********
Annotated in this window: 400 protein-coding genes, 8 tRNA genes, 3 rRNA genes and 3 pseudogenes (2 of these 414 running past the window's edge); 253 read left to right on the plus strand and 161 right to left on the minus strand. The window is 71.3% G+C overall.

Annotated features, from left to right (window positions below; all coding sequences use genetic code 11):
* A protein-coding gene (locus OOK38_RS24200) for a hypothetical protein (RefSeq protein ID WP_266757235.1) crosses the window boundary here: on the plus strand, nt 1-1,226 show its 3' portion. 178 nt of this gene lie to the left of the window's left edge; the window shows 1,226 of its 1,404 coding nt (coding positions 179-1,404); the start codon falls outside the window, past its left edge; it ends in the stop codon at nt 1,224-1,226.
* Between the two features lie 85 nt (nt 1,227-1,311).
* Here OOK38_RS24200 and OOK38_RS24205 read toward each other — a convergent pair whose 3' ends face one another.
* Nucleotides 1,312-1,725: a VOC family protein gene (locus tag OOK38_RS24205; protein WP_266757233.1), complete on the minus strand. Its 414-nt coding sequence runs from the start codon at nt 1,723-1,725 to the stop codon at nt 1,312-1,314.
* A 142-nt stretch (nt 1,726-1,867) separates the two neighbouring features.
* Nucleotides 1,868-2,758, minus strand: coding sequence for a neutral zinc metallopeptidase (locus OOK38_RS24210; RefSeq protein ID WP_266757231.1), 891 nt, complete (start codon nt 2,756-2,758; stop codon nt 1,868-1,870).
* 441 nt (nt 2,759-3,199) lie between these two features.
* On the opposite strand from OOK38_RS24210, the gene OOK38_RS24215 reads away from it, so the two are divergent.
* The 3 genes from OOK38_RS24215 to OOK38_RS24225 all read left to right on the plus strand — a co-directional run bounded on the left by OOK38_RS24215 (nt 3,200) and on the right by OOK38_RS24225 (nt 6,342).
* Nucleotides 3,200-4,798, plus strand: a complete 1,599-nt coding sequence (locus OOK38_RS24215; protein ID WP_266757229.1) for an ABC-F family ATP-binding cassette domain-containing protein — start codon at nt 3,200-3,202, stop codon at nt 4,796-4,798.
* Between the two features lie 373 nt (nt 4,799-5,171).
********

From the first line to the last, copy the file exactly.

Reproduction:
Annotated in this window: 400 protein-coding genes, 8 tRNA genes, 3 rRNA genes and 3 pseudogenes (2 of these 414 running past the window's edge); 253 read left to right on the plus strand and 161 right to left on the minus strand. The window is 71.3% G+C overall.

Annotated features, from left to right (window positions below; all coding sequences use genetic code 11):
* A protein-coding gene (locus OOK38_RS24200) for a hypothetical protein (RefSeq protein ID WP_266757235.1) crosses the window boundary here: on the plus strand, nt 1-1,226 show its 3' portion. 178 nt of this gene lie to the left of the window's left edge; the window shows 1,226 of its 1,404 coding nt (coding positions 179-1,404); the start codon falls outside the window, past its left edge; it ends in the stop codon at nt 1,224-1,226.
* Between the two features lie 85 nt (nt 1,227-1,311).
* Here OOK38_RS24200 and OOK38_RS24205 read toward each other — a convergent pair whose 3' ends face one another.
* Nucleotides 1,312-1,725: a VOC family protein gene (locus tag OOK38_RS24205; protein WP_266757233.1), complete on the minus strand. Its 414-nt coding sequence runs from the start codon at nt 1,723-1,725 to the stop codon at nt 1,312-1,314.
* A 142-nt stretch (nt 1,726-1,867) separates the two neighbouring features.
* Nucleotides 1,868-2,758, minus strand: coding sequence for a neutral zinc metallopeptidase (locus OOK38_RS24210; RefSeq protein ID WP_266757231.1), 891 nt, complete (start codon nt 2,756-2,758; stop codon nt 1,868-1,870).
* 441 nt (nt 2,759-3,199) lie between these two features.
* On the opposite strand from OOK38_RS24210, the gene OOK38_RS24215 reads away from it, so the two are divergent.
* The 3 genes from OOK38_RS24215 to OOK38_RS24225 all read left to right on the plus strand — a co-directional run bounded on the left by OOK38_RS24215 (nt 3,200) and on the right by OOK38_RS24225 (nt 6,342).
* Nucleotides 3,200-4,798, plus strand: a complete 1,599-nt coding sequence (locus OOK38_RS24215; protein ID WP_266757229.1) for an ABC-F family ATP-binding cassette domain-containing protein — start codon at nt 3,200-3,202, stop codon at nt 4,796-4,798.
* Between the two features lie 373 nt (nt 4,799-5,171).